Game Theory and Information Theory

The classic primer on game theory is Games and Decisions: Introduction and Critical Survey, by Duncan Luce and Howard Raiffa. Originally published in 1957, the 1989 edition is still in print, still assigned in courses all over the world, and is still the most comprehensive work on game theory for non-mathematicians. If you’re really interested in game theory, you must have this book. Other classic books on game theory include Robert Axelrod’s Evolution of Cooperation and Thomas Schelling’s The Strategy of Conflict. These are wonderful books, full of real-life examples of game theoretic applications. But if you only have time for one classic book on game theory, I’d recommend William Riker’s The Art of Political Manipulation (1986). The chapter on Abraham Lincoln and the strategic decision-making involved with the Lincoln-Douglas debates is alone worth the price of admission.

As for information theory, the obvious classic is Claude Shannon’s The Mathematical Theory of Communication, which served as the midwife for this entire field. It’s for the really serious student, though, the equivalent of reading Von Neumann and Morgenstern to learn about game theory. Much more accessible are two books by James Gleick: Chaos (1987) and The Information (2012). Thinking about the world in terms of information and subjective probabilities goes back at least to the 18th century work of Thomas Bayes, and two recent works – Nate Silver’s The Signal and the Noise (2012) and Sharon McGrayne’s The Theory That Would Not Die (2011) do a Gleick-ian job (high praise indeed!) of making this perspective accessible for the non-specialist.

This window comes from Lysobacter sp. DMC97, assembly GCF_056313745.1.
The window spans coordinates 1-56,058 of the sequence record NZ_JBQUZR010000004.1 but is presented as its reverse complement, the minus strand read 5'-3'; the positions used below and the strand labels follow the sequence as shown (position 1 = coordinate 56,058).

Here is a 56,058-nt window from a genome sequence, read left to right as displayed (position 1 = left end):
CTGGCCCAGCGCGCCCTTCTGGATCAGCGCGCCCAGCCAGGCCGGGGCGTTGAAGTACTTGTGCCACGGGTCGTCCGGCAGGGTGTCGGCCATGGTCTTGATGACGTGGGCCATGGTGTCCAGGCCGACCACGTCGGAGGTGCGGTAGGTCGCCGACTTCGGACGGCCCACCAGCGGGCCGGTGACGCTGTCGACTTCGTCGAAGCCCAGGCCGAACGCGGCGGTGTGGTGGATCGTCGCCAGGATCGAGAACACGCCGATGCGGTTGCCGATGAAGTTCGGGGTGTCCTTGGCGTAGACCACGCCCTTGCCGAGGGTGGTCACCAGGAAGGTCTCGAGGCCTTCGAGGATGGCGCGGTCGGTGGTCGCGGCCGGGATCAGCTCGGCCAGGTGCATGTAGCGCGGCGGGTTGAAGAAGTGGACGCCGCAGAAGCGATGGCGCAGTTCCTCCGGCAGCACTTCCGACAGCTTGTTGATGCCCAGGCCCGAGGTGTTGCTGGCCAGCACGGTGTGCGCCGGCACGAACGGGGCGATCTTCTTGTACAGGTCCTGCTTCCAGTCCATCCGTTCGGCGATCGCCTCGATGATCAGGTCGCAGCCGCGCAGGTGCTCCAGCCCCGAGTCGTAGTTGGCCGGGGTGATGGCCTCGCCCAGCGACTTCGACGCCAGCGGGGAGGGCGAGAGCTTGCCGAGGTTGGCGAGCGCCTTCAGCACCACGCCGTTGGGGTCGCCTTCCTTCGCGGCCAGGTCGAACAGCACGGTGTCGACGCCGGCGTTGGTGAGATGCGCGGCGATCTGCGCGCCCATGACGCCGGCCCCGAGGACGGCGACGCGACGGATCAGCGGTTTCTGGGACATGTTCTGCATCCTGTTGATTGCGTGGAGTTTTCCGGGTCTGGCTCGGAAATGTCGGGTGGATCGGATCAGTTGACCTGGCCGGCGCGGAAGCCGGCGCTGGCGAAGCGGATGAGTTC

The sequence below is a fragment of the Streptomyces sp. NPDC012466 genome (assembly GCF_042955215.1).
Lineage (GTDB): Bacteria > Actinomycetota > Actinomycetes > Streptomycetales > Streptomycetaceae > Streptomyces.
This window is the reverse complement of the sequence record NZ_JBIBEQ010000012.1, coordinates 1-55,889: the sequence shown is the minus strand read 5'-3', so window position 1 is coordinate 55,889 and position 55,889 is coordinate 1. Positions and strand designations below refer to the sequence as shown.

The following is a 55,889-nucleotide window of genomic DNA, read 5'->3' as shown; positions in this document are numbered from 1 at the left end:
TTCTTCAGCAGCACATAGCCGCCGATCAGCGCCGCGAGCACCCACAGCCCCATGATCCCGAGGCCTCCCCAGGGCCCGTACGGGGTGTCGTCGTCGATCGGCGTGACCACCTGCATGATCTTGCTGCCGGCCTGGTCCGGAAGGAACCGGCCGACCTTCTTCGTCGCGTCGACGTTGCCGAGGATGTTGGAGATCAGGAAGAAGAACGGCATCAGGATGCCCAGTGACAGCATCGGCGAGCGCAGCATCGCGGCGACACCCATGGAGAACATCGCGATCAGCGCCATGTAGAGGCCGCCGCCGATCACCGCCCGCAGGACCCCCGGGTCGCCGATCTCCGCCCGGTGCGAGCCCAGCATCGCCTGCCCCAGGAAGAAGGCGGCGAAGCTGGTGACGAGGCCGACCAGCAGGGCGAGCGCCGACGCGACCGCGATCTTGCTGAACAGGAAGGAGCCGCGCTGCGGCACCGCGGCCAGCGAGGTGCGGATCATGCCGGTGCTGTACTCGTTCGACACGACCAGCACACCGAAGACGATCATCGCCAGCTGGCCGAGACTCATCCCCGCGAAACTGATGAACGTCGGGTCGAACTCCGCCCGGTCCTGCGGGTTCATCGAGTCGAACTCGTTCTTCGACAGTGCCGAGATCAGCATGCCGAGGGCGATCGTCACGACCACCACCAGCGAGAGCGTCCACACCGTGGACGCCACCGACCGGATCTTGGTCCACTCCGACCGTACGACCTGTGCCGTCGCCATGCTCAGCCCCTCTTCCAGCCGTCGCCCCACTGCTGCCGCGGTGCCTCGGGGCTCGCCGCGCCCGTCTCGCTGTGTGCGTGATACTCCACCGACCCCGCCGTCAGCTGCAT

The game and information theoretic research that I’m finding most useful today is not written by economists or political scientists, but by linguists and biologists. There’s a scope and a sweep to this work, as well as an explicit incorporation of evolutionary theory, that I find extremely useful. David Lewis’s book Convention (1969) is a good example of this, as he is trying to explain the development of social coordination solely with the tools of strategic decision-making under informational uncertainty (game theory), without resorting to the deus ex machina of human exceptionalism or consciousness.

There’s nothing special about the human animal in this perspective, no sense in which some unique reasoning capacity has created this convention that is more True with a capital T than that convention. In Signals (2010), Brian Skyrms takes the Convention games developed by Lewis to a new level of usefulness by directly